HAVANA TIMES, Jan 18 — The first time I heard about the “Ladies in White,” I considered these women to be exceptionally brave to protest and demonstrate in Cuba, a country where holding an opinion against the social system is a crime punishable by law.
Since then I’ve read more about the group online. To me their reasons seemed just: they were seeking the release from prison of their husbands, sons and brothers, who were taken there during the famous 2003 “Black Spring” here on the island.
Anyone who attempts to sabotage or undermine the economy and national security, as well as try to attack us, deserves to be judged with the full force of law.
But those who believe that socialism is not the solution, those who disagree with our government and its leaders, and anyone who wants a more democratic society should not be thrown in prison. No one should go to prison for thinking differently.
This is why I understood the Ladies in White, at least until all of the prisoners of conscience were released. Now that they’ve accomplished their objective, I no longer understand them.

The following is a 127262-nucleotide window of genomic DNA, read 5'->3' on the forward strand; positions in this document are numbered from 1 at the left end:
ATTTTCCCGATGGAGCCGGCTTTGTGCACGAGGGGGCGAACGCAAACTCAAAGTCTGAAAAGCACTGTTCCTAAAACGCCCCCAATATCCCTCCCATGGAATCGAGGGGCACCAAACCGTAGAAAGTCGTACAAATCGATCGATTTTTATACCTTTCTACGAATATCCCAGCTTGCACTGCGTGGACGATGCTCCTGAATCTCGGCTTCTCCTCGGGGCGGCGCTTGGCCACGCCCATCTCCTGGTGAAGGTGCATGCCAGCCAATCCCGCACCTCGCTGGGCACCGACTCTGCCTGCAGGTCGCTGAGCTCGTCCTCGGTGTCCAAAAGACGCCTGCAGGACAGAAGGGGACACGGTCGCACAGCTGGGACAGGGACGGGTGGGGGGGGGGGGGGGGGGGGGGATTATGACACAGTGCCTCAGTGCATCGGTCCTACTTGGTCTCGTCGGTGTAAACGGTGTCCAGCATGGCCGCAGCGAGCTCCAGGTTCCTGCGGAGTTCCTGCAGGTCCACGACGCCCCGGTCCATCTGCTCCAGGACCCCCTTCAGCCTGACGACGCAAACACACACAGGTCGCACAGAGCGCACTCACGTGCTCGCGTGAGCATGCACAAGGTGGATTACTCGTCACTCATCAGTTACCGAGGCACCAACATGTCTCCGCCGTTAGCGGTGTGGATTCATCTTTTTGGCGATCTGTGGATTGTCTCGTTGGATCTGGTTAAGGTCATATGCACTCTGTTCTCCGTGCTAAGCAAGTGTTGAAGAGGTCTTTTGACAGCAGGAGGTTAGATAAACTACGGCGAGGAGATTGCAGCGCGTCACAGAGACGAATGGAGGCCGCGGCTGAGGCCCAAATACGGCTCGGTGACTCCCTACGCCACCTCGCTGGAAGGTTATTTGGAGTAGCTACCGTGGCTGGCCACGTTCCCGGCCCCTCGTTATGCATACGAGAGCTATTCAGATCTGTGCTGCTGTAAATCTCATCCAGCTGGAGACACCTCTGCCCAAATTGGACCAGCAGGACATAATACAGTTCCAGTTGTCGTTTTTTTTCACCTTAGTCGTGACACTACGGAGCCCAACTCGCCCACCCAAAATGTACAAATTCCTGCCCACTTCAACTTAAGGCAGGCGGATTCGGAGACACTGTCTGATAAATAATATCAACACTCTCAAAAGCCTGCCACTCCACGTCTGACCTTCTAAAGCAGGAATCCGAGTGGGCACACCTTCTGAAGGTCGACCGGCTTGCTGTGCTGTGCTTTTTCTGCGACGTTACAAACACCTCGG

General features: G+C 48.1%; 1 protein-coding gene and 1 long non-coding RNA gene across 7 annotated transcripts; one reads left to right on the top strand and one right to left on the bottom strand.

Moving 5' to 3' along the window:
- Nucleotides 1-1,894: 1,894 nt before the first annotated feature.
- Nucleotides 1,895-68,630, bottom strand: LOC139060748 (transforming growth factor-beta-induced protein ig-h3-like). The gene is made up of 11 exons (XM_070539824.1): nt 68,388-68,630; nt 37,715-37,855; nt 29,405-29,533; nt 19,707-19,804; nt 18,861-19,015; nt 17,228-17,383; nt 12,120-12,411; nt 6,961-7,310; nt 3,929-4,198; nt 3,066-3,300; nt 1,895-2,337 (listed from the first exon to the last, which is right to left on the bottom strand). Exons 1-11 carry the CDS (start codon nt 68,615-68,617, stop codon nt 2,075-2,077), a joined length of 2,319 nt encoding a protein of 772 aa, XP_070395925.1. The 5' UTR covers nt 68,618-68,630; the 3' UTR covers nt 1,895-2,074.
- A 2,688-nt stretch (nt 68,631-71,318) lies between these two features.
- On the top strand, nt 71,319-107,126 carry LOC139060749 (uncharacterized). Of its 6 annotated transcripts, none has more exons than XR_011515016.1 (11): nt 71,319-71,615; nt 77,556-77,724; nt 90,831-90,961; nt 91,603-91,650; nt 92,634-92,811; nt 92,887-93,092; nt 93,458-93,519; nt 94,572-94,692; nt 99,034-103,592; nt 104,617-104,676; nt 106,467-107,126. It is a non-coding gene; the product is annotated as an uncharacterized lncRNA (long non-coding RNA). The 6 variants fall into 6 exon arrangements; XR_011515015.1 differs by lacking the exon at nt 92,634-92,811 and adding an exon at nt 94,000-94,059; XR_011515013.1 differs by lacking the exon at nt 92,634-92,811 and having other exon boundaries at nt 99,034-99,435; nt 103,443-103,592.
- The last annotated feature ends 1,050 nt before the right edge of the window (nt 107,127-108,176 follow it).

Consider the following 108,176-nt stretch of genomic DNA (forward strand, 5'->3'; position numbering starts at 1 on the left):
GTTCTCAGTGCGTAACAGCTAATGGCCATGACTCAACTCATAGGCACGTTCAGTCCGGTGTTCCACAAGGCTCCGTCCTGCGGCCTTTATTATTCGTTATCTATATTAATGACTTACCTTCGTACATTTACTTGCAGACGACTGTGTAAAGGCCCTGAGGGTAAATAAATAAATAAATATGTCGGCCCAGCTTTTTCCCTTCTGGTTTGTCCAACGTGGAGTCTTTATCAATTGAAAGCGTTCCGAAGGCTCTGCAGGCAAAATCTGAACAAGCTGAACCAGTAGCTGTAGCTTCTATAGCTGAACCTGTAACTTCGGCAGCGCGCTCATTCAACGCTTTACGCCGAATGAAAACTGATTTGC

If their goal was the freedom of their loved ones, why do they continue protesting?
Although I still don’t understand why they continue marching through the streets of Havana, I never agreed with the idea that they be attacked by civilians or anyone else. If the only thing they do is engage in peaceful marches, then they should be left alone.
If their interest is to protest against a regime that they consider unjust, they shouldn’t be disturbed.
It’s about time that Cubans should be able to protest, shout and demand what they think is best for the nation – without any problems.
Unfortunately, that’s not the way things are.